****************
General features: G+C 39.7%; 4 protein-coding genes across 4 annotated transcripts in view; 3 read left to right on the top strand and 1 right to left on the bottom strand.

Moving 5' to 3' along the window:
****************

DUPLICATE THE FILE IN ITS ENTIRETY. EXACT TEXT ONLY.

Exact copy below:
General features: G+C 39.7%; 4 protein-coding genes across 4 annotated transcripts in view; 3 read left to right on the top strand and 1 right to left on the bottom strand.

Moving 5' to 3' along the window: